Sometimes the right image can make all the difference when it comes to increasing conversions on a product page. But if you’ve looked around, you’ve likely discovered that a professional photographer can be expensive. Is there a solution that allows you to improve your product pages without significantly raising your expenses?
Thankfully, you don’t need a degree to take a few product photos. It’s not easy, but with the right tips and equipment, you can do pretty well for yourself.
1. Get Basic Equipment
You don’t need to spend thousands of dollars on professional equipment, but you will need some basics. This includes a camera, tripod, some sort of white background, and a good source of lighting.
The camera is what stresses a lot of people out — they assume they need some top of the line Nikon with expensive lenses and other equipment. Thankfully, you don’t.
“I would just start out with whatever you have handy and see what the results are,” photographer Jeff Delacruz says. “It’s a common myth that it’s the camera that takes the pictures, but in reality the camera is only one piece of the whole. A photograph is made up of series of choices that incorporates lighting, exposure, styling and post processing decisions.”
2. Lighting is Critically Important
Perhaps even more important than the camera is the lighting. How you choose to light your product will have a massive effect on how it’s perceived. Shadows, reflections, and colors all change based on the lighting, so don’t overlook this aspect of product photography.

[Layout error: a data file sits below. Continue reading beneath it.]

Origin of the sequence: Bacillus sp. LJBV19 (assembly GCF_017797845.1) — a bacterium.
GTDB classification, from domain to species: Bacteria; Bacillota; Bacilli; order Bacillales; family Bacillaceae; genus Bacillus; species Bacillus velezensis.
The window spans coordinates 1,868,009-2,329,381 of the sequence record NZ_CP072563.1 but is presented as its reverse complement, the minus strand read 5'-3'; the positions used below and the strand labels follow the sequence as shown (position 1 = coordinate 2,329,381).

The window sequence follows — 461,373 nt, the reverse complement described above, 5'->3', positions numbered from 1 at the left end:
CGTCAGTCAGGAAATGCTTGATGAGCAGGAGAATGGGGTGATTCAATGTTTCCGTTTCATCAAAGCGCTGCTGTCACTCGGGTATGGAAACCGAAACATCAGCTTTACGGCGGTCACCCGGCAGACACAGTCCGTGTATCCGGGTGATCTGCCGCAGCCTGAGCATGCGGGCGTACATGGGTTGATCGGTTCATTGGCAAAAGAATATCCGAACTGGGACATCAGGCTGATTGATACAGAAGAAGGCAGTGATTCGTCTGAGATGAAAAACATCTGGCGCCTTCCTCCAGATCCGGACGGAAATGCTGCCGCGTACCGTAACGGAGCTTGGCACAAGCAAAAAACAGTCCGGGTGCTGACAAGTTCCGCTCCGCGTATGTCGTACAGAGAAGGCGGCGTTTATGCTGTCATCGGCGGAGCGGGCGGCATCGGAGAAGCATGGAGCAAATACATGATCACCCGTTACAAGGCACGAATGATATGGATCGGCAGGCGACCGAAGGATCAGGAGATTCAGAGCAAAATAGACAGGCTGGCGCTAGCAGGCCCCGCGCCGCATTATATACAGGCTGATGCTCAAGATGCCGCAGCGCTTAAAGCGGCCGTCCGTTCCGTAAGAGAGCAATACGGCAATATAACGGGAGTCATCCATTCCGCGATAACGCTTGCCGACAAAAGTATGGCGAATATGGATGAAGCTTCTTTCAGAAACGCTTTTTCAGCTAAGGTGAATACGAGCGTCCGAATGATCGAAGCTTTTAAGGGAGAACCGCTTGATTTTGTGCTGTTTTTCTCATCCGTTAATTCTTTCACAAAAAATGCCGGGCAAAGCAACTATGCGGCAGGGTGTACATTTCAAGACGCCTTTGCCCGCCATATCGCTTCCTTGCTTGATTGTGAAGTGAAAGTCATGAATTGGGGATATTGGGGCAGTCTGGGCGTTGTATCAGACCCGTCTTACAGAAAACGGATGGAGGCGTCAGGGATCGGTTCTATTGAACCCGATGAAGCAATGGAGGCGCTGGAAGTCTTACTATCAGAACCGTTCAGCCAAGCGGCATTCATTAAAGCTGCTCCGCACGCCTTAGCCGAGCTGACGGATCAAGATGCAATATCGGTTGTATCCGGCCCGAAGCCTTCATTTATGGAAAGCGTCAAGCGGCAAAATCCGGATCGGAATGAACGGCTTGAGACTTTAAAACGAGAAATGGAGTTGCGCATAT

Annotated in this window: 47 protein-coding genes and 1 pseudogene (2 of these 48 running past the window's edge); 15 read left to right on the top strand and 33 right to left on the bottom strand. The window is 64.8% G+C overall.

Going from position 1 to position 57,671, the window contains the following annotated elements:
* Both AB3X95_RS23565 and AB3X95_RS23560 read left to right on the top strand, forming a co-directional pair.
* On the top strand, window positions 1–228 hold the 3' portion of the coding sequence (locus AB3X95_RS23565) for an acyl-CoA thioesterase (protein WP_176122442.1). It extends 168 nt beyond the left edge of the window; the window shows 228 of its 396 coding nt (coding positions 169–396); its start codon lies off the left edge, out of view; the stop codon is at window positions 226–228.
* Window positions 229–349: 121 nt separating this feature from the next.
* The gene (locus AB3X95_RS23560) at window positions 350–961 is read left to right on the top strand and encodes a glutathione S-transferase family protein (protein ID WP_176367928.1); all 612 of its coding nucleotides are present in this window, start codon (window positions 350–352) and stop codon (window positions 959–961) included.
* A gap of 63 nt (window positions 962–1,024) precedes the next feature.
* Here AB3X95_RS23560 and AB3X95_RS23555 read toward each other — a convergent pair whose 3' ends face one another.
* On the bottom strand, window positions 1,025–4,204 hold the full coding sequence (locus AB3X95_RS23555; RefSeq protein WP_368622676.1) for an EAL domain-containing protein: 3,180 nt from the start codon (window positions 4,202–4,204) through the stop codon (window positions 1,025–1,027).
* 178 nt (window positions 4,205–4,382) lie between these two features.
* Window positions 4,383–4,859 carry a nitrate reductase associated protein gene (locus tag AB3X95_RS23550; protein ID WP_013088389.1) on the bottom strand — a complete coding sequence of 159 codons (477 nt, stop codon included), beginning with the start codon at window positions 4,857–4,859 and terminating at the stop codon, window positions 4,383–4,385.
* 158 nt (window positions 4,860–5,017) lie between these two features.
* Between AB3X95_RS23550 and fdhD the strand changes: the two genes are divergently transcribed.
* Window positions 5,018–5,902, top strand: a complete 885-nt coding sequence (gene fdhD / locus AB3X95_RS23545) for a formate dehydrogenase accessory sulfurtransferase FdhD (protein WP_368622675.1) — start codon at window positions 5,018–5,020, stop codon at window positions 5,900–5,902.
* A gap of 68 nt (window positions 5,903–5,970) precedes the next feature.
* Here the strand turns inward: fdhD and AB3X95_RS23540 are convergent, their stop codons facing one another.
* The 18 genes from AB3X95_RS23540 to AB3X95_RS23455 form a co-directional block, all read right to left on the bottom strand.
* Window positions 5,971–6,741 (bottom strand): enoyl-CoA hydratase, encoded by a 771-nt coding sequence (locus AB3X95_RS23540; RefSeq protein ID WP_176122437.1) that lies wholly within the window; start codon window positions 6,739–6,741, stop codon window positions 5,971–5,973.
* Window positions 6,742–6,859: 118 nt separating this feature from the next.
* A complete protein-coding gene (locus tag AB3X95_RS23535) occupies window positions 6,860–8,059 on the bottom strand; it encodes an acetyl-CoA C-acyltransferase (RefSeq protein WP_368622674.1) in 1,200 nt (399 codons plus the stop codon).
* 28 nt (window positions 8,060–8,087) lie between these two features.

This product image from Hand & Cloth is a good example:
While incredibly simple, the image uses light in the foreground to cast a clean shadow on the white backdrop. The result is a defined product that’s bright and lively. An image like this is fairly easy to take — all that’s needed is a light source and a white backdrop — but the result is quite appealing. It just goes to show you don’t need a ton of equipment for professional ecommerce photography.
There are plenty of lighting strategies — and you could spend years studying them all — but remember that natural light works best whenever possible. Shooting in the early afternoon will generally give you superior results.
3. Get Creative With Angles
You don’t have to move the actual product or item around to get different images. Sometimes it’s better to move the camera and play with angles. The same image taken from above versus on the same plane can look totally different. Just make sure you aren’t altering the perception of the product and confusing customers. Different angles tend to have this effect, so you’ll have to take this into account.
This set of images from Anthropologie shows the role angles can play in a product listing:
Notice how there are multiple images: One with a mattress, one without, one from the side, one head-on, and a couple zoomed in on the detail design elements. This gives the customer a better idea of the product and what it looks like in person.
4. Be Patient
“It’s natural to want to do things quickly, but in product photography, patience can have a significant impact on quality,” explains Arqspin, a leader in ecommerce photography. “Ensure you have the right equipment. Double check that you have set it up properly. And spend a few minutes to make sure your products are clean (watch out for finger prints!).”
On a related note, be hesitant to delete images directly from your camera. Images tend to look very different when blown up on a large screen, and you could be missing out on good shots if you’re quick to purge. Patience is paramount in a product photography situation.
A Good Picture is Worth a Thousand Conversions
A good image can be the one thing that sets a low-converting product page apart from a high-converting page. Thankfully, you don’t have to be a professional or hire a professional to enjoy the benefits of quality product photography. With some simple equipment and an understanding of basic techniques, anyone can get started.